Traditional forms of sanitation and excreta reuse have continued in various parts of the world for centuries and were still common practice at the advent of the Industrial Revolution. Even as the world became increasingly more urbanised, the nutrients in excreta collected from urban sanitation systems without mixing with water were still used in many societies as a resource to maintain soil fertility, despite rising population densities.[21]

Decline in recovery of nutrients from human excreta in dry systems[edit]

Recovery of nutrients from excreta in non-sewered sanitation systems was addressing the sanitation problems in settlements in Europe and elsewhere and was contributing to securing agricultural productivity.[21] However, the practice did not become the dominant approach to urban sanitation in the 20th century and was gradually replaced with sewer-based sanitation systems without nutrient recovery (apart from agricultural reuse of sewage sludge in some cases) – at least for cities that can afford it.

There were four main driving factors that led to the demise in the recovery and use of excreta and greywater from European cities in the 19th century:[21]

  • Growth of urban settlements and increasing distance from agricultural fields.
  • Increasing water consumption and use of flush toilet: Water flushing greatly increased the volume of sewage, at the same time diluting the nutrients, making it virtually impossible for them to be recovered and reused as they previously were.
  • Production of cheap synthetic fertilizers, making any efforts to recover and reuse the nutrients and organic material from the large volumes of sewage obsolete.
  • Political intervention as a consequence of the perceived need for a change with regards to how to deal with odorous substances: Up until the end of the nineteenth century the dominant theory on the spread of illness was the miasma theory. This theory stated that everything that smelled had to be gotten rid of because inhaling bad smells was thought to lead to illness.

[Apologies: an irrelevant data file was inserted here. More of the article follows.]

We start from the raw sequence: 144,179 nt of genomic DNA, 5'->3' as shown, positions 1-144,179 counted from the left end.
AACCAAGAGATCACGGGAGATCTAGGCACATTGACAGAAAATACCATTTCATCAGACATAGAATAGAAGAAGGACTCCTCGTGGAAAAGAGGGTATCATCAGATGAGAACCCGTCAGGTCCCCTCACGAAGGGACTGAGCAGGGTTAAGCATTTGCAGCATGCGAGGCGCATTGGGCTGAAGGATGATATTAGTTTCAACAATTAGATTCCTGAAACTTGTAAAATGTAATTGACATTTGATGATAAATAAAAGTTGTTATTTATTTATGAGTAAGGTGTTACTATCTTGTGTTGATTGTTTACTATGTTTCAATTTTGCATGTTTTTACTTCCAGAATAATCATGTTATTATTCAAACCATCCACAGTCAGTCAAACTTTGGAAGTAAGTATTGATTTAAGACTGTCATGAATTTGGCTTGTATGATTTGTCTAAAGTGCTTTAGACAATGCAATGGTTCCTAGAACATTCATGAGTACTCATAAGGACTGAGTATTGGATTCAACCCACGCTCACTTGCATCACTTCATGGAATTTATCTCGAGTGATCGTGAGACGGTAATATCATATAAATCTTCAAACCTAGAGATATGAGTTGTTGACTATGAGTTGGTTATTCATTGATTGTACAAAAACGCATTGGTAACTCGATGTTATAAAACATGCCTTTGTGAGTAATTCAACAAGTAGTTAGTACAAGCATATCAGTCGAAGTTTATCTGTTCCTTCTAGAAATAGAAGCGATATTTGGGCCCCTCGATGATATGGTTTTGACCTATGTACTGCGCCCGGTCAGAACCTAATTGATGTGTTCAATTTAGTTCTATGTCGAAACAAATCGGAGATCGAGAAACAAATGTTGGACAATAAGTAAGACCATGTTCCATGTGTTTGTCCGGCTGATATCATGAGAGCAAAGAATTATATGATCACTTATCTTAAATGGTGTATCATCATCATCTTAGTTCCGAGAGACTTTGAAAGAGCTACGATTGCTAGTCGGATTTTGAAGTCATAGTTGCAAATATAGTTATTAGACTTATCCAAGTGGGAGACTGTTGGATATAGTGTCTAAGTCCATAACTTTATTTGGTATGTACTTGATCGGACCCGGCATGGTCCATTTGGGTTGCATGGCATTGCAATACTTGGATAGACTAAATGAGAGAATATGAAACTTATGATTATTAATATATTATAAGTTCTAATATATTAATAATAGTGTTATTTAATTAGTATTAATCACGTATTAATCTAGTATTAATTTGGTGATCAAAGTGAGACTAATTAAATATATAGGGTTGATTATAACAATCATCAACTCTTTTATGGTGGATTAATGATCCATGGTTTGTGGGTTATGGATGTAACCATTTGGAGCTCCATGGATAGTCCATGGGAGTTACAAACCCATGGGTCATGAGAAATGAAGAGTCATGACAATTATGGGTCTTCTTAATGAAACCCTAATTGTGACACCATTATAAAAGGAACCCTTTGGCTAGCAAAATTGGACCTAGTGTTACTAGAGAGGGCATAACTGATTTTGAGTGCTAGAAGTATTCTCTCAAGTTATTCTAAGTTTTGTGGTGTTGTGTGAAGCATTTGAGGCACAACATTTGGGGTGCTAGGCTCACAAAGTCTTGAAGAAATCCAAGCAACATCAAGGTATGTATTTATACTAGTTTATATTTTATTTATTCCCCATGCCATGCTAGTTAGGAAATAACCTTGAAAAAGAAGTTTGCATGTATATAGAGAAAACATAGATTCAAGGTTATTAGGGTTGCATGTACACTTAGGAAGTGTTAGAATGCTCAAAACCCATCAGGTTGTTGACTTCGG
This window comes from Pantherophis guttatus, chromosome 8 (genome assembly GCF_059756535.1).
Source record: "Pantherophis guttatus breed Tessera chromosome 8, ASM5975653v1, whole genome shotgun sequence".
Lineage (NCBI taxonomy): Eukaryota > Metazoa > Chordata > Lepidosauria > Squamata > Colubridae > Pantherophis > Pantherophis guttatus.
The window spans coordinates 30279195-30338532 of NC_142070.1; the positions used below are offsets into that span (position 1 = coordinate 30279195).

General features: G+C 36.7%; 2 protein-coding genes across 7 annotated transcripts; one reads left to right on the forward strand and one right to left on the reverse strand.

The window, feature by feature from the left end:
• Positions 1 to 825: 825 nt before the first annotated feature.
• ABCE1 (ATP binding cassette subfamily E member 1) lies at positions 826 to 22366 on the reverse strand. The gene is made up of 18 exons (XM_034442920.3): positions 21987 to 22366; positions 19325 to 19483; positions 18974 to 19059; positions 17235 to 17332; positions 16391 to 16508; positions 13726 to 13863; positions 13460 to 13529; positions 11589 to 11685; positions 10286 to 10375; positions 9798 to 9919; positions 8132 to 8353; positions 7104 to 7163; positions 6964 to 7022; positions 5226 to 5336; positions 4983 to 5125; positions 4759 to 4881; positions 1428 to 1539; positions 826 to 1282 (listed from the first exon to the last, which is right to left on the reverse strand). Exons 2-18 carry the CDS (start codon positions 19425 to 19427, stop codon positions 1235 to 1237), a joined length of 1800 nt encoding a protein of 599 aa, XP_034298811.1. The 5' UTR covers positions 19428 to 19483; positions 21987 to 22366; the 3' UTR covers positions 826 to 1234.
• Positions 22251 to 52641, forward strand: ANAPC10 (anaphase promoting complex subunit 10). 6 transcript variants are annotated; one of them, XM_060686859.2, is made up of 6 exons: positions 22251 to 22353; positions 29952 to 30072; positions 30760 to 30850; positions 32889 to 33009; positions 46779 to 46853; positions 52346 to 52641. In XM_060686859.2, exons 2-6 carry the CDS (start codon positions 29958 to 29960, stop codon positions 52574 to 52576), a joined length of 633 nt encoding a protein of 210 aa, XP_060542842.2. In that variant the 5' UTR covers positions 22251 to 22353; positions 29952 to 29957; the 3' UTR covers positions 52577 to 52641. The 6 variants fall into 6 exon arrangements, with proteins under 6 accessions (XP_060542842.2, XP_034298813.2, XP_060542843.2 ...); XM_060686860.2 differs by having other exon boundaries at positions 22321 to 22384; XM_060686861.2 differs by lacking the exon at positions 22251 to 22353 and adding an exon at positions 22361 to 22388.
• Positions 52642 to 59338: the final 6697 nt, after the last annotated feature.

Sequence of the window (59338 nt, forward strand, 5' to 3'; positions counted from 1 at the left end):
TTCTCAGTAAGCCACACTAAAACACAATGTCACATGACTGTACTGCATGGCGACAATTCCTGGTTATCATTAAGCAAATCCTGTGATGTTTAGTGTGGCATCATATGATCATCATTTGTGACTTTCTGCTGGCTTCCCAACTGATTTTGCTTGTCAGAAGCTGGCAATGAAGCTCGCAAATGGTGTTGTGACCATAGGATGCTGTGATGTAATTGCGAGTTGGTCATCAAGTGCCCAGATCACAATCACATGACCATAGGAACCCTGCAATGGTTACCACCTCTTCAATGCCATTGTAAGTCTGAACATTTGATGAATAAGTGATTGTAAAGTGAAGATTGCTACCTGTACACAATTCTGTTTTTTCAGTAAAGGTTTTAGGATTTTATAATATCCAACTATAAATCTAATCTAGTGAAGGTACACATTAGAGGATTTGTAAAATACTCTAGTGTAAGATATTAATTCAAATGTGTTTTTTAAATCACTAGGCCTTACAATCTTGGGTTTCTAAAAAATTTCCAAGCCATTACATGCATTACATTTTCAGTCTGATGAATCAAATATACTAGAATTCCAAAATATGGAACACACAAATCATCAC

The use of (odorous) animal manure in agriculture has continued through to this day, probably because the odor of manure was not thought to contribute to human illnesses.

The recovery of nutrients from wastewater still continues in two forms:

  • Wastewater reuse or resource recovery: Use of raw, treated or partially treated wastewater for irrigation in agriculture (with the associated health risks if it is done in an improper way which is often the case in developing countries); and
  • Application of sewage sludge to agricultural lands which is not without controversy in many industrialized countries due to the risks of polluting soils with heavy metals and micropollutants if not managed properly (see biosolids).

Research from 1990s onwards[edit]

The Swedish International Development Cooperation Agency (Sida) funded the "SanRes R&D programme" during 1993 to 2001 which lay the foundation for the subsequent "EcoSanRes programme" carried out by Stockholm Environment Institute (2002–2011).[27][28] A publication by Sida called "Ecological sanitation" in 1998 compiled the knowledge generated to date about ecosan in a popular book which was published as a second edition in 2004.[29] The book has also been translated into Chinese,[30] French[31] and Spanish.[32]

The German government enterprise GIZ also had a large "ecosan program" from 2001 to 2012. Whilst the term "ecosan" was preferred in the initial stages of this program, it was from 2007 onwards more and more replaced by the broader term "sustainable sanitation". In fact, the Sustainable Sanitation Alliance was founded in 2007 in an attempt to broaden the ecosan concept and to bring together various actors under one umbrella.

Research into how to make reuse of urine and feces safe in agriculture was carried out by Swedish researchers, for example Hakan Jönsson and his team, whose publication on "Guidelines on the Use of Urine and feces in Crop Production"[33] was a milestone which was later incorporated into the WHO "Guidelines on Safe Reuse of Wastewater, Excreta and Greywater" from 2006.[14] The multiple barrier concept to reuse, which is the key cornerstone of this publication, has led to a clear understanding on how excreta reuse can be done safely.

Workshops and conferences[edit]

Initially, there were dedicated "ecosan conferences" to present and discuss research on ecosan projects:

  • A first workshop on ecological sanitation was held in Balingsholm, Sweden in 1997, where all the then established ecosan experts, such as Håkan Jönsson, Peter Morgan (winner of the 2013 Stockholm Water Prize),[17] Ron Sawyer, George Anna Clark and Gunder Edström participated.